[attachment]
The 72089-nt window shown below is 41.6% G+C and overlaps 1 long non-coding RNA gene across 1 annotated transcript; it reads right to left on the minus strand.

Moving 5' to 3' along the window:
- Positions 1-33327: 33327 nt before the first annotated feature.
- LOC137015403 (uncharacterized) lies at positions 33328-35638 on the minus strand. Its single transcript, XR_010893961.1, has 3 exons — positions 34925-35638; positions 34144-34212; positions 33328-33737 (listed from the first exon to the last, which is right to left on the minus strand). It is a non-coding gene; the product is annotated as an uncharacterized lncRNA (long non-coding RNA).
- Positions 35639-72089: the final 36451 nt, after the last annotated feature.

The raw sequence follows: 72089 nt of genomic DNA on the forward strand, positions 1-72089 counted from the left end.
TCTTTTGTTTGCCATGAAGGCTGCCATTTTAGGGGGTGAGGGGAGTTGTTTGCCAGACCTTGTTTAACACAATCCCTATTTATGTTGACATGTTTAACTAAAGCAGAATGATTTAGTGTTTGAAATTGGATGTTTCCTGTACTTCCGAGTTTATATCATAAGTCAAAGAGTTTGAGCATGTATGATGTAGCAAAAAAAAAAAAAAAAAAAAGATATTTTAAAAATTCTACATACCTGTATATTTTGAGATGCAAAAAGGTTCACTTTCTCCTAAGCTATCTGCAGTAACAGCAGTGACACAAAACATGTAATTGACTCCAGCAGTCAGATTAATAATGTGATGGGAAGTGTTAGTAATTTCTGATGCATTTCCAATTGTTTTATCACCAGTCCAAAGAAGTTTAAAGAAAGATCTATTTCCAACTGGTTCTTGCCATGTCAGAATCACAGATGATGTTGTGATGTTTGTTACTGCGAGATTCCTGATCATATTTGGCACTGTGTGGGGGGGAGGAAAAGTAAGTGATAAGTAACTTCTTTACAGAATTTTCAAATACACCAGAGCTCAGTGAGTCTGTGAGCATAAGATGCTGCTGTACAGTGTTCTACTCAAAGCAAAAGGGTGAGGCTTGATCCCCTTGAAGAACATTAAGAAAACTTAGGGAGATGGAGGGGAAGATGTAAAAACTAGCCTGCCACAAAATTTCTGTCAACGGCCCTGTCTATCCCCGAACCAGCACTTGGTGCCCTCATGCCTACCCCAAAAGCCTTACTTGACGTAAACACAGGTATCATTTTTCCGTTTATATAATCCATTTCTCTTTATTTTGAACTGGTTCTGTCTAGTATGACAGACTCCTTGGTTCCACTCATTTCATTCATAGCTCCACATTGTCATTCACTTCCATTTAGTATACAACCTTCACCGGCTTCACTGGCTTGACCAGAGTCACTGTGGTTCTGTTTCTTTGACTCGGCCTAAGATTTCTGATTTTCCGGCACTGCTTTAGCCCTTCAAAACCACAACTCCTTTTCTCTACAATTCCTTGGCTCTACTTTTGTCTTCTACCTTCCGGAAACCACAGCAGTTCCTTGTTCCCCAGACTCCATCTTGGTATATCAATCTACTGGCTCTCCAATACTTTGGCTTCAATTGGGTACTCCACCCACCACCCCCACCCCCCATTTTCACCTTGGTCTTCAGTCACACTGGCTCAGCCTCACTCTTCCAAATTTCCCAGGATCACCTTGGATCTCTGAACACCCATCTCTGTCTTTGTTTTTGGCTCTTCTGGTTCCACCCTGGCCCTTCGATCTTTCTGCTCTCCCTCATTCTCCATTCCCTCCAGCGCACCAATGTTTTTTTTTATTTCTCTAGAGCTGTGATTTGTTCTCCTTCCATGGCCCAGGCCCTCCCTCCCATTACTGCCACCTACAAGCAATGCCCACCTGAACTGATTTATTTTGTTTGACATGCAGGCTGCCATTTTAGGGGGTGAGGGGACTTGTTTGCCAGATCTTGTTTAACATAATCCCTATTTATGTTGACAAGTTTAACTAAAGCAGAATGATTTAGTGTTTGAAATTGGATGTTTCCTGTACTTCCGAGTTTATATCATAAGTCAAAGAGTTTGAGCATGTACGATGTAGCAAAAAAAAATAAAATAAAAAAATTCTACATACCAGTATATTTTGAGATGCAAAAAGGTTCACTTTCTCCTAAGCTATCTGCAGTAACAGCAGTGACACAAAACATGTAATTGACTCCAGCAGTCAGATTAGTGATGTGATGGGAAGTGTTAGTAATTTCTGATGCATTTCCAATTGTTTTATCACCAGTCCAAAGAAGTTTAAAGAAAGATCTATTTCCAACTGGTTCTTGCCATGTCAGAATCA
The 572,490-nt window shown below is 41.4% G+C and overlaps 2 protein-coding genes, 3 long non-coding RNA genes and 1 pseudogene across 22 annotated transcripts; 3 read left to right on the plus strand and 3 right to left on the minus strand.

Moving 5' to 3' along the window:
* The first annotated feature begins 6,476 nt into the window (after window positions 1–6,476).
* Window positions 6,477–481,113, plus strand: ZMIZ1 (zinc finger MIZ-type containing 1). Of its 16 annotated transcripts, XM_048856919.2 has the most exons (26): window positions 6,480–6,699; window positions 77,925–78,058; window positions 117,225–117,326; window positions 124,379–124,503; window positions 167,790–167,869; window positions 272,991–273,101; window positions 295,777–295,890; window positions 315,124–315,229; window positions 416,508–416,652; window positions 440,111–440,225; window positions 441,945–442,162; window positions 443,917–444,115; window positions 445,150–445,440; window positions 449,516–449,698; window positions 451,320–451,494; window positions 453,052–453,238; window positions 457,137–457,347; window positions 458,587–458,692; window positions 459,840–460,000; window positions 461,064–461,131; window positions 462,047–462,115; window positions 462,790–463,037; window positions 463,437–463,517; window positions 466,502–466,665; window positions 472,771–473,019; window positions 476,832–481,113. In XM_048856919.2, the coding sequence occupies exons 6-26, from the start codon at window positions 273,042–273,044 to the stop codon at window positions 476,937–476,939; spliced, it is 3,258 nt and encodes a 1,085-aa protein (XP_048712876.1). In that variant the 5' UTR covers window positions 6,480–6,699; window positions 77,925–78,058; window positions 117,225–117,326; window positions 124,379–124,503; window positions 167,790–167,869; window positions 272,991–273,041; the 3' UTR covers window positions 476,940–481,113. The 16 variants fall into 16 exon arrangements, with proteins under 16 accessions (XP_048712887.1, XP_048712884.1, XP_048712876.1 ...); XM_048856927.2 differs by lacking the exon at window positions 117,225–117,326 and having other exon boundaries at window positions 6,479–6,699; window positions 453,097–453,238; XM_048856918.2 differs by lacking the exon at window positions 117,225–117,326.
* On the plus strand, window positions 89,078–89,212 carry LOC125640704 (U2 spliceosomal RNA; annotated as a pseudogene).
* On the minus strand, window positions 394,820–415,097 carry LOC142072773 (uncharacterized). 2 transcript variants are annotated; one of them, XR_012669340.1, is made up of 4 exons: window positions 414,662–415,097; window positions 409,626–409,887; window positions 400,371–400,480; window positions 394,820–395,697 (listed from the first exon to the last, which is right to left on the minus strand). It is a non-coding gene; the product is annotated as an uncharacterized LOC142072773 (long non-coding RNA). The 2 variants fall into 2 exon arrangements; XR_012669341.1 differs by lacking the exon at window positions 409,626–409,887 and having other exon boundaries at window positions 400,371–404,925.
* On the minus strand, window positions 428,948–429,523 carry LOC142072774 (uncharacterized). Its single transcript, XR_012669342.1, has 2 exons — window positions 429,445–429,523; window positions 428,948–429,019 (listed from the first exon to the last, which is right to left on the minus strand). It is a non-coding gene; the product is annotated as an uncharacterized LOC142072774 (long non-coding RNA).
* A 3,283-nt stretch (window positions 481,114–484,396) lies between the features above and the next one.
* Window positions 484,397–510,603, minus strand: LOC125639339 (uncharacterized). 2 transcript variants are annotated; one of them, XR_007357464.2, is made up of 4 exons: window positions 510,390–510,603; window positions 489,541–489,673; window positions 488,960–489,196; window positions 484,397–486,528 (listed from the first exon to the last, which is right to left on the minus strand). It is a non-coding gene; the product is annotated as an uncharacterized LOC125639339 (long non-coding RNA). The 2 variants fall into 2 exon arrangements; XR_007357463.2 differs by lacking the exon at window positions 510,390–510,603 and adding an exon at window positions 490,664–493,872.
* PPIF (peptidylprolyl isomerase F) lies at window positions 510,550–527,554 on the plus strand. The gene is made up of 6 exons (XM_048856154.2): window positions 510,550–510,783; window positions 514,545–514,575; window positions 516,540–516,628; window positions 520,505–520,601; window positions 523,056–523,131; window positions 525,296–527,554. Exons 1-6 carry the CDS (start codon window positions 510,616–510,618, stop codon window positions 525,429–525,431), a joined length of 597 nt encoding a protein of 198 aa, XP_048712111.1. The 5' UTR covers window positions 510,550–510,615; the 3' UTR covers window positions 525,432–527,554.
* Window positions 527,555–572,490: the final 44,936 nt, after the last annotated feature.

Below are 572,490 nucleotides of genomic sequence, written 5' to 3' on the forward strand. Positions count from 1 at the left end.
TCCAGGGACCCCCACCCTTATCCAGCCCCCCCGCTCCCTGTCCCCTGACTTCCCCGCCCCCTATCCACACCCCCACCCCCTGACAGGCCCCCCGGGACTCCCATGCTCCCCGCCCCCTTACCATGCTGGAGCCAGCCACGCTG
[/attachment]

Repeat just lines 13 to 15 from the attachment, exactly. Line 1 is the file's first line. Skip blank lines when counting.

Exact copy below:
* On the minus strand, window positions 394,820–415,097 carry LOC142072773 (uncharacterized). 2 transcript variants are annotated; one of them, XR_012669340.1, is made up of 4 exons: window positions 414,662–415,097; window positions 409,626–409,887; window positions 400,371–400,480; window positions 394,820–395,697 (listed from the first exon to the last, which is right to left on the minus strand). It is a non-coding gene; the product is annotated as an uncharacterized LOC142072773 (long non-coding RNA). The 2 variants fall into 2 exon arrangements; XR_012669341.1 differs by lacking the exon at window positions 409,626–409,887 and having other exon boundaries at window positions 400,371–404,925.
* On the minus strand, window positions 428,948–429,523 carry LOC142072774 (uncharacterized). Its single transcript, XR_012669342.1, has 2 exons — window positions 429,445–429,523; window positions 428,948–429,019 (listed from the first exon to the last, which is right to left on the minus strand). It is a non-coding gene; the product is annotated as an uncharacterized LOC142072774 (long non-coding RNA).
* A 3,283-nt stretch (window positions 481,114–484,396) lies between the features above and the next one.